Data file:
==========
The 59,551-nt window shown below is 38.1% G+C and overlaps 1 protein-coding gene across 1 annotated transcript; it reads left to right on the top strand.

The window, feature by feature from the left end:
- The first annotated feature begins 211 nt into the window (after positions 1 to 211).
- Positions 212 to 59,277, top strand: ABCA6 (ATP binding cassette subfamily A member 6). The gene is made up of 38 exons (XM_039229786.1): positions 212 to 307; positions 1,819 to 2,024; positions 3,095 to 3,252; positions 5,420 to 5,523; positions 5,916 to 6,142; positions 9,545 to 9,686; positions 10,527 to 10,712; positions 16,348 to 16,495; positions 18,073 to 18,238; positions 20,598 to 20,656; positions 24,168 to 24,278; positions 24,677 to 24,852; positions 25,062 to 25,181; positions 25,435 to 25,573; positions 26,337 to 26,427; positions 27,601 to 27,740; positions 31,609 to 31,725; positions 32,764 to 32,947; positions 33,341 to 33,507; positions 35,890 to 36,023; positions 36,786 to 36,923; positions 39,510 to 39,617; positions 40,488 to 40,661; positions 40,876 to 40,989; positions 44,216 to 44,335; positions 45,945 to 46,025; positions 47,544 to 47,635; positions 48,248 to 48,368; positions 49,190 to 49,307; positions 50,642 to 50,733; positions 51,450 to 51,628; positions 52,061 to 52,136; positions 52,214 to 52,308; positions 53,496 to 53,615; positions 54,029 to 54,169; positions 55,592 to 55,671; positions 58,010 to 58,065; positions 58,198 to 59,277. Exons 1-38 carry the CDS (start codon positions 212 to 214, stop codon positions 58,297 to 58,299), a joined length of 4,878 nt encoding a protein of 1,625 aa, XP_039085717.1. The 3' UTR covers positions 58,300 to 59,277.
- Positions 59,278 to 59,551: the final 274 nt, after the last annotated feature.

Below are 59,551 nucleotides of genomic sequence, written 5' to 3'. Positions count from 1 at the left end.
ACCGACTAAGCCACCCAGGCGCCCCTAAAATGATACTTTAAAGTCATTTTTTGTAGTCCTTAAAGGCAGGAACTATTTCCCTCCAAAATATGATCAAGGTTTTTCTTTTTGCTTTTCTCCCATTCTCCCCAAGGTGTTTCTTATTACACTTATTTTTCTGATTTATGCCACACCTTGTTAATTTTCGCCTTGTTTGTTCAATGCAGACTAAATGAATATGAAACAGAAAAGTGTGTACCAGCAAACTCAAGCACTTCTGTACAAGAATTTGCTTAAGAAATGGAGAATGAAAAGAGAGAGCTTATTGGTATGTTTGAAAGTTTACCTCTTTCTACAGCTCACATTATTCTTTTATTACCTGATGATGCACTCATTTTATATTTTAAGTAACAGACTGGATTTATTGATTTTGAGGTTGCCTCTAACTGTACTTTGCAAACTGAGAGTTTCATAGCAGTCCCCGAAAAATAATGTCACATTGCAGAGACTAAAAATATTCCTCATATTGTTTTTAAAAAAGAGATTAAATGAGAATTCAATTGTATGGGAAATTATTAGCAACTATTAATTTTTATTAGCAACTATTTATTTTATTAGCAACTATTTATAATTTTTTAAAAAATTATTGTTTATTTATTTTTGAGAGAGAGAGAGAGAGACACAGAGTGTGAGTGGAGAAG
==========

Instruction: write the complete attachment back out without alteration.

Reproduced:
The 59,551-nt window shown below is 38.1% G+C and overlaps 1 protein-coding gene across 1 annotated transcript; it reads left to right on the top strand.

The window, feature by feature from the left end:
- The first annotated feature begins 211 nt into the window (after positions 1 to 211).
- Positions 212 to 59,277, top strand: ABCA6 (ATP binding cassette subfamily A member 6). The gene is made up of 38 exons (XM_039229786.1): positions 212 to 307; positions 1,819 to 2,024; positions 3,095 to 3,252; positions 5,420 to 5,523; positions 5,916 to 6,142; positions 9,545 to 9,686; positions 10,527 to 10,712; positions 16,348 to 16,495; positions 18,073 to 18,238; positions 20,598 to 20,656; positions 24,168 to 24,278; positions 24,677 to 24,852; positions 25,062 to 25,181; positions 25,435 to 25,573; positions 26,337 to 26,427; positions 27,601 to 27,740; positions 31,609 to 31,725; positions 32,764 to 32,947; positions 33,341 to 33,507; positions 35,890 to 36,023; positions 36,786 to 36,923; positions 39,510 to 39,617; positions 40,488 to 40,661; positions 40,876 to 40,989; positions 44,216 to 44,335; positions 45,945 to 46,025; positions 47,544 to 47,635; positions 48,248 to 48,368; positions 49,190 to 49,307; positions 50,642 to 50,733; positions 51,450 to 51,628; positions 52,061 to 52,136; positions 52,214 to 52,308; positions 53,496 to 53,615; positions 54,029 to 54,169; positions 55,592 to 55,671; positions 58,010 to 58,065; positions 58,198 to 59,277. Exons 1-38 carry the CDS (start codon positions 212 to 214, stop codon positions 58,297 to 58,299), a joined length of 4,878 nt encoding a protein of 1,625 aa, XP_039085717.1. The 3' UTR covers positions 58,300 to 59,277.
- Positions 59,278 to 59,551: the final 274 nt, after the last annotated feature.

Below are 59,551 nucleotides of genomic sequence, written 5' to 3'. Positions count from 1 at the left end.
ACCGACTAAGCCACCCAGGCGCCCCTAAAATGATACTTTAAAGTCATTTTTTGTAGTCCTTAAAGGCAGGAACTATTTCCCTCCAAAATATGATCAAGGTTTTTCTTTTTGCTTTTCTCCCATTCTCCCCAAGGTGTTTCTTATTACACTTATTTTTCTGATTTATGCCACACCTTGTTAATTTTCGCCTTGTTTGTTCAATGCAGACTAAATGAATATGAAACAGAAAAGTGTGTACCAGCAAACTCAAGCACTTCTGTACAAGAATTTGCTTAAGAAATGGAGAATGAAAAGAGAGAGCTTATTGGTATGTTTGAAAGTTTACCTCTTTCTACAGCTCACATTATTCTTTTATTACCTGATGATGCACTCATTTTATATTTTAAGTAACAGACTGGATTTATTGATTTTGAGGTTGCCTCTAACTGTACTTTGCAAACTGAGAGTTTCATAGCAGTCCCCGAAAAATAATGTCACATTGCAGAGACTAAAAATATTCCTCATATTGTTTTTAAAAAAGAGATTAAATGAGAATTCAATTGTATGGGAAATTATTAGCAACTATTAATTTTTATTAGCAACTATTTATTTTATTAGCAACTATTTATAATTTTTTAAAAAATTATTGTTTATTTATTTTTGAGAGAGAGAGAGAGAGACACAGAGTGTGAGTGGAGAAG